The challenge is to recreate the nostalgic snake game — the one we played on our Nokia phones for hours! This Snake II app in Flutter is versatile and can be run on pretty much any platform.
Let’s learn and understand the steps I followed along the way -
- Approach: To determine the snake's moveable area and position
- Movement: Automatically move the snake
- A Growing Snake: When the snake eats food it expands its length
- Food: Randomly appears on the screen
Here I’m taking the Matrix approach to solve this and determine the snake position by (x, y) coordinates. Firstly, let’s decide the number of columns and rows in the matrix and the size of each cell which is a square.
So, our width and height of the snake moveable area would be,
width = xcount * cellSize and height = ycount * cellSize
totalCells = xcount * ycount
For instance, I can generate food position by getting a random number between 0 to totalCells, then I can use that position to convert into offset. We are going to use Widget Stack and Position to Rendering our Snake and Food on the screen.
The snake is just a list of coordinates, the length of this list will determine the length of the snake, we can define each coordinate as one snake’s body, and then we can simply render the snake according to their coordinate using the Position widget.
Let’s define the snake body:
Here direction is used to save the current direction of each snake body moving at the moment. We can define the initial snake:
Here we are using the getOffsetforPos function to get offset by position:
This step will give us the center offset for the given position in the matrix.
Moving ahead, we can now render this:
Here getSnakeBody will get an appropriate snake body based on where they are, we know the front of the snake should be the head and the end should be the tail, hence it looks more like a snake than just a square.
Therefore, in order to make it seem right, we rotate the head and tail in the appropriate directions.
NOTE: You can skip this part and simply retain it as a square container with a width and height of 16.
I have defined these body parts already in a different file, you can find them in the repo and openMouth. It basically determines if an open mouth snake head widget should be used in place of the head.
Just like how we rendered the snake using position and offset, we can do the same for Food.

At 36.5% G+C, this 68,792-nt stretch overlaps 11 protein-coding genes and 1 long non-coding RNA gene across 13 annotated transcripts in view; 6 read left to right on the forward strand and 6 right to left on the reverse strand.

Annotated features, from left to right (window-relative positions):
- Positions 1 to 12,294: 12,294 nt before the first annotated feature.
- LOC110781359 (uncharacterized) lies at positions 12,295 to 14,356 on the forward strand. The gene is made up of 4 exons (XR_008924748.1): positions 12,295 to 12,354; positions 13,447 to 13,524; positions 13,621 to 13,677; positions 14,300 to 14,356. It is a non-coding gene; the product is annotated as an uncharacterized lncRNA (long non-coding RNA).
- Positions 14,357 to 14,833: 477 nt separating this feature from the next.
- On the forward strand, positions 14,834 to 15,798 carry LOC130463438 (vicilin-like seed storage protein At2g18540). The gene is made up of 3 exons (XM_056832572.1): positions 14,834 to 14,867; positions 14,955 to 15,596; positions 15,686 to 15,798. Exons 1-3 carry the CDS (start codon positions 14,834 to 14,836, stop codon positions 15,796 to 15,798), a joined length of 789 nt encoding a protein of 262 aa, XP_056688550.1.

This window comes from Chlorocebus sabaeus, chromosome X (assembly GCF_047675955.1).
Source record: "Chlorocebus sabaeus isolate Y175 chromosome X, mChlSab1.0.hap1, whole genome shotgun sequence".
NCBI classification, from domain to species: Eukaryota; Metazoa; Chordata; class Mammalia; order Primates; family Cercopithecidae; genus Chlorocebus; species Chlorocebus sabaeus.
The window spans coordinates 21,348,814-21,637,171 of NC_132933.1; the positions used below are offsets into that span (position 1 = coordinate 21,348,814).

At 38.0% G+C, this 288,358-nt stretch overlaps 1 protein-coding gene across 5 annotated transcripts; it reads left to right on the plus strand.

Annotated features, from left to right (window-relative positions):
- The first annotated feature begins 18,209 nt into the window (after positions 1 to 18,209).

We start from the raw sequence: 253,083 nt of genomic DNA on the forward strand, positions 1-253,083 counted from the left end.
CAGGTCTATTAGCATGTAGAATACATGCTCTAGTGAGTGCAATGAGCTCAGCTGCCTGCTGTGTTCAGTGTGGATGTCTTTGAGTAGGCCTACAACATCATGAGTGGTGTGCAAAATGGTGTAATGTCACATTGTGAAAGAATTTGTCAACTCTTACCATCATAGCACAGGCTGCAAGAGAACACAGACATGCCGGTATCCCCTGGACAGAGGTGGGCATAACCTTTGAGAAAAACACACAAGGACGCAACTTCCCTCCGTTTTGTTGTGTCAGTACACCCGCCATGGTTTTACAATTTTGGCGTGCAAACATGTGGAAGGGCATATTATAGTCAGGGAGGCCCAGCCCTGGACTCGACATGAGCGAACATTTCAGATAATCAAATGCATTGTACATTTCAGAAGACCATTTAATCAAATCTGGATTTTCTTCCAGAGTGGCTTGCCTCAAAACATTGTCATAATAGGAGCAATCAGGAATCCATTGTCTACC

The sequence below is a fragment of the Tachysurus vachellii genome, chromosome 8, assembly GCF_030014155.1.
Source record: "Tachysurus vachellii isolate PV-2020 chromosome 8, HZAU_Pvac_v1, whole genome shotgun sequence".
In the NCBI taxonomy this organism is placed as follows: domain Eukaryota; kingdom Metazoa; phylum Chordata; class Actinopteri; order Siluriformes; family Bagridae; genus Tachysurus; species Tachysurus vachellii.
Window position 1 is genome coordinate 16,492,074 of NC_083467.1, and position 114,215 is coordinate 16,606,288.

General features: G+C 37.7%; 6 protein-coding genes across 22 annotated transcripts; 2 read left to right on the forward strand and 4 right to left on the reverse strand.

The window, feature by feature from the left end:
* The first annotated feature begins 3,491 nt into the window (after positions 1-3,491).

Let’s also define Food
Here count keeps track of how much food the snake has eaten.
We assign position zero initially because we are going to change that before the game starts
Food food = Food(position: 0, offset: Offset.zero);
Now we can render the Food on screen
We must determine the direction in which the snake is moving in order to determine its next position.
For example, if I take the initial snake positions have [1,2,3,4,5,6] that is moving in the right direction then we will add the next position to the last of our array because it’s moving in the right next position will be 7 so we add it at the end and remove the first so it becomes [2,3,4,5,6,7]
Here it’s very important to calculate the next position properly depending on the direction it’s moving.
We can have an enum for Direction:
We can also have an initial function to initiate all our variables.
In order to actually move the snake, we must use the Timer.periodic, which takes a callback function and a duration. Here, we pass the updateSnake function with a time of 300 milliseconds. It, thus, calls the updateSnake function every 300 milliseconds.
updateSnake function calculates the next snake position depending on where the current snake’s last element in the list is also here snake can move one end to another end lets consider the matrix of 4*4 and the snake size is one and it is in the 15th cell and moving down
1 2 3 4
5 6 7 8
9 10 11 12
13 14 15 16
So, if it’s moving down then the next position of that snake should be 3, we can calculate this using xcount, ycount and totalcells
Now that we have a method to update the snake's next position, we can use Timer.periodic so that snakes start moving every 300 milliseconds.
Putting it all together in one method,
Voila, the snake can now move! But the snakes keep moving forever in the same Right direction we initialized in but we can change this by incorporating the use of touch drag and keyboard arrows to change the snake direction.
Changing Snake direction:
We can change the direction of the snake using GestureDetector widget, which we can used to detect drag directions of both touch and the mouse, although we can use the mouse on the web we can use the keyboard for input using RawKeyboardListener widget and change the direction by ARROWS or AWSD keys. Now let’s wrap our Snake rendering widget
Perfect! The snake is now able to change directions when the arrow keys are pressed or when we drag. The point of the game is to eat as much food as possible, so we simply display the score using the Text widget.
Combining all of the pieces with the automated movement, arrow keys, touch or mouse drag, food, and score, we now have a fully working snake game. The game is now fully operational!